David Cameron spoke for just under half an hour at the Islam and Muslims in the World Today conference this lunchtime, hosted in the grand Lancaster House by Cambridge University. 

He wasn’t the only politician to grace the event – Tony Blair gave a speech at the same venue yesterday in which he announced a funding boost for Islamic Studies in universities. Labour MPs Shahid Malik and Ruth Kelly were both there today to watch Cameron’s speech with scornful expressions. Flying the Conservative flag for the duration of the conference were Dominic Grieve MP and Sayeeda Warsi.

The underlying theme of the speech was the same as numerous others on different subjects:

"It’s a question of social responsibility: the attitudes, decisions and
daily actions of every single person and every single organisation in
society. After all, it will be the many millions of individual
acts between human beings that will determine the success of community
cohesion. And more people will assume their social
responsibility and feel part of their community if they feel real
control over its future."

In an unfortunate part of the speech Cameron quoted the Grand Mufti of Egypt, Sheikh Ali Gomaa. The Mufti had spoken at the conference yesterday and was said to be meeting both Blair and Cameron. He has gone on record saying:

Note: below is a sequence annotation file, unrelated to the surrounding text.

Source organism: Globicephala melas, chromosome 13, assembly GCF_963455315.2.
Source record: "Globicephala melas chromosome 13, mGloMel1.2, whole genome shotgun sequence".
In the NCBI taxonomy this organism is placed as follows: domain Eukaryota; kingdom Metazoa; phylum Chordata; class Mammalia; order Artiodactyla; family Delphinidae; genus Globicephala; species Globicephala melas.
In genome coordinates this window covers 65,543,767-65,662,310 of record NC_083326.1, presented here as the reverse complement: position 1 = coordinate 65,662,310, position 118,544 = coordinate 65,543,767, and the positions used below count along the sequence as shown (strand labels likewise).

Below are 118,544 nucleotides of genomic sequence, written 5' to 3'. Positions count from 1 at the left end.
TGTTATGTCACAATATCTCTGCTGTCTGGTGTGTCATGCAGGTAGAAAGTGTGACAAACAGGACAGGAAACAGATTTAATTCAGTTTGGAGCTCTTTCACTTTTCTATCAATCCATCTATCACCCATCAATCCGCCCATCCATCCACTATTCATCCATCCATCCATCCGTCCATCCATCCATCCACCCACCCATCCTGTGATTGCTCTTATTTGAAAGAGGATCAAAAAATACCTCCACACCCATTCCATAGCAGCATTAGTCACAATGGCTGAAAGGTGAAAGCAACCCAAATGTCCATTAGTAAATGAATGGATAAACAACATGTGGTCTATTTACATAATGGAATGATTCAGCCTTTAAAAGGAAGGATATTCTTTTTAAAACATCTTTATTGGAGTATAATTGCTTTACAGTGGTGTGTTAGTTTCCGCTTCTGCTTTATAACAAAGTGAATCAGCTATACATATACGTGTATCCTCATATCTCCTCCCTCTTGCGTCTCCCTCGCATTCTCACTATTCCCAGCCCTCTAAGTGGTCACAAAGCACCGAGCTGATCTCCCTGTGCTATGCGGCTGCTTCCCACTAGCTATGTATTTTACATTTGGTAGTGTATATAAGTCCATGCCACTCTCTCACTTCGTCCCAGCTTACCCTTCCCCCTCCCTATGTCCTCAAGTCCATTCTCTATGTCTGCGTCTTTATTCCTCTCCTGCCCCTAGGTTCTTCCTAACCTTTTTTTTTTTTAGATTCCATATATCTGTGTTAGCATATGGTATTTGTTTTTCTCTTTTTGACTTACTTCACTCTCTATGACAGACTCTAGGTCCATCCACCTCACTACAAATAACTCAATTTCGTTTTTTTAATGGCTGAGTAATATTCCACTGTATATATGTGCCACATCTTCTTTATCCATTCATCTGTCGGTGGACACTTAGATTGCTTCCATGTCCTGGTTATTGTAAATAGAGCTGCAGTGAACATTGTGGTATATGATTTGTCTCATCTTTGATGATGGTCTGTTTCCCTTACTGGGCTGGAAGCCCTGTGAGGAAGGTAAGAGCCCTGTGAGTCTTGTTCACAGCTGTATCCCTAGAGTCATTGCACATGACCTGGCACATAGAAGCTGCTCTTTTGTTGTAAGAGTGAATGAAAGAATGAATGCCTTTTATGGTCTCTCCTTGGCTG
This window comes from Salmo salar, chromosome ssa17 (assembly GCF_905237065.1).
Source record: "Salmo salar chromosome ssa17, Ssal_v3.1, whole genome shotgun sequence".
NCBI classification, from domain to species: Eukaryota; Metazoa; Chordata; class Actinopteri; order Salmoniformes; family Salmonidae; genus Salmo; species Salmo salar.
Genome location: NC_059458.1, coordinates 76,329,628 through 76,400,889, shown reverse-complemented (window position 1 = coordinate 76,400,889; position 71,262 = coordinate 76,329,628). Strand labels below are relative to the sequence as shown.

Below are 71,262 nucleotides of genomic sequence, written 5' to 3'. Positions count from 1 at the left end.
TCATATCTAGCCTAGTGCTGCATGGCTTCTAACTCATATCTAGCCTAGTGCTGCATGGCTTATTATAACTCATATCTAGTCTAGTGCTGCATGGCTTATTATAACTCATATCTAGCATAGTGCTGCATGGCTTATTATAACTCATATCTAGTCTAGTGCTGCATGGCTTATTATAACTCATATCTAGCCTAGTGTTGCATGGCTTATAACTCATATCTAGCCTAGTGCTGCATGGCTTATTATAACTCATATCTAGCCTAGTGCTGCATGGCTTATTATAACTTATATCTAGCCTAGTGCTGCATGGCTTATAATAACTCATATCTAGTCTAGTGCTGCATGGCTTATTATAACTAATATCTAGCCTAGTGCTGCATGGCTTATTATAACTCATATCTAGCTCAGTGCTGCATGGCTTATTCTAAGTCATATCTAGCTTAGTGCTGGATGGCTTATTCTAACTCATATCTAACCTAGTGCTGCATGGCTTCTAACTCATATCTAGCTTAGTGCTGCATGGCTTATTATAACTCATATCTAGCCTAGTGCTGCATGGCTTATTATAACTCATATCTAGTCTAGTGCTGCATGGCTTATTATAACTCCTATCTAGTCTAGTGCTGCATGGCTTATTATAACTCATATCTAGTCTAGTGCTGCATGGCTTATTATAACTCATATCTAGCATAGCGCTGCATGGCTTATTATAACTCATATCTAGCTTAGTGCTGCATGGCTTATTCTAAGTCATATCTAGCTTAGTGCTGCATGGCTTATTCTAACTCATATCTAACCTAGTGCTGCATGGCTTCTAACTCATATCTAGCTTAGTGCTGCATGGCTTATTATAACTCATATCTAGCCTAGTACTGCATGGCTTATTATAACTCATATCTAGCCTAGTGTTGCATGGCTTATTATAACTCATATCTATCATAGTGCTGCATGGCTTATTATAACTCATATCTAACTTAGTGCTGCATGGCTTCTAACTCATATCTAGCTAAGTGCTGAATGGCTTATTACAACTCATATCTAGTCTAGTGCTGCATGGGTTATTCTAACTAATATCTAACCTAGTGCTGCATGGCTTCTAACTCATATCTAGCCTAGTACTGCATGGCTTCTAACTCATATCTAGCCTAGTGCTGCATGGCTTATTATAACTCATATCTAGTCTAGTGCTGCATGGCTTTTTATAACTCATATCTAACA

"When Allah permitted wife-beating, He permitted it to the other side of
culture, which considers it as one of the means to preserve the family,
and as one of the means to preserve stability."

Cameron rightly and unapologetically pointed across the Atlantic for
lessons on how to assimilate immigrants and make them feel like

"History revolves around institutions, buildings,
symbols; a sense of where you have come from and where you are going
to. Think of America. Of course America is not perfect. But
it does succeed in creating, to an extent far more evident that we have
achieved here, a real sense of common identity – about what it means to
be an American."

There’s an interesting op-ed in the Wall Street Journal
today about America "the great assimilation machine". Cameron went on
to say that a big problem with Britain, in general not just with
minorities, is that it was one of the most centralised states in the
world and the channels by which people shape their own destiny have
been eroded. Unlike America:

"It is one of the most decentralised countries in the world. As a
result, there exists a real sense of civic responsibility and
engagement, as people look to their own community, not to central
government, for solutions to the problems they face. Just as
importantly, they have a belief that no matter who they are or where
they come from, if they work hard enough they can achieve their goals."

Reiterating what he said in his community cohesion speech
at the end of January, he said that "we should be bold, and not hide
behind the screen of cultural
sensitivities" when it comes to some Muslim women not getting the
rights normally expected in this country. Sayeeda Warsi later told me
that this approach had won Cameron significant support from the female
delegates, as Labour had tended to be afraid of rocking the boat on
this issue.

We filmed the speech and will upload a clip of it soon.

Deputy Editor

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